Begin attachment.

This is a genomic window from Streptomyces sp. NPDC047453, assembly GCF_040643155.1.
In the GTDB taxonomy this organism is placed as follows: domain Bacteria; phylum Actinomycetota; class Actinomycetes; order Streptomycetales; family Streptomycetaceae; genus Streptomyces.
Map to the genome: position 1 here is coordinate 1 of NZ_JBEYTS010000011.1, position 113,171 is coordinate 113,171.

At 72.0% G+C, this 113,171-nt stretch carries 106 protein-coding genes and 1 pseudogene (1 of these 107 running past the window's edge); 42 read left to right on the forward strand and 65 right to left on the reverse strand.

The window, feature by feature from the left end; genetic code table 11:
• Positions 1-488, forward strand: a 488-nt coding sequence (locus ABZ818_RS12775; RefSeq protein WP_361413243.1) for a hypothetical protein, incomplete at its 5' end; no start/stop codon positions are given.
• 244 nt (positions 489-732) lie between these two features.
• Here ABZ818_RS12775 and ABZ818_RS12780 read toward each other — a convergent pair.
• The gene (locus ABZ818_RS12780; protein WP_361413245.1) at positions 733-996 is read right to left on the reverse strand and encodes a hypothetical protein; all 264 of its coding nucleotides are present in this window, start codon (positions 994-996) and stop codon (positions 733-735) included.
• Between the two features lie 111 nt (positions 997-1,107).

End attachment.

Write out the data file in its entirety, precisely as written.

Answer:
This is a genomic window from Streptomyces sp. NPDC047453, assembly GCF_040643155.1.
In the GTDB taxonomy this organism is placed as follows: domain Bacteria; phylum Actinomycetota; class Actinomycetes; order Streptomycetales; family Streptomycetaceae; genus Streptomyces.
Map to the genome: position 1 here is coordinate 1 of NZ_JBEYTS010000011.1, position 113,171 is coordinate 113,171.

At 72.0% G+C, this 113,171-nt stretch carries 106 protein-coding genes and 1 pseudogene (1 of these 107 running past the window's edge); 42 read left to right on the forward strand and 65 right to left on the reverse strand.

The window, feature by feature from the left end; genetic code table 11:
• Positions 1-488, forward strand: a 488-nt coding sequence (locus ABZ818_RS12775; RefSeq protein WP_361413243.1) for a hypothetical protein, incomplete at its 5' end; no start/stop codon positions are given.
• 244 nt (positions 489-732) lie between these two features.
• Here ABZ818_RS12775 and ABZ818_RS12780 read toward each other — a convergent pair.
• The gene (locus ABZ818_RS12780; protein WP_361413245.1) at positions 733-996 is read right to left on the reverse strand and encodes a hypothetical protein; all 264 of its coding nucleotides are present in this window, start codon (positions 994-996) and stop codon (positions 733-735) included.
• Between the two features lie 111 nt (positions 997-1,107).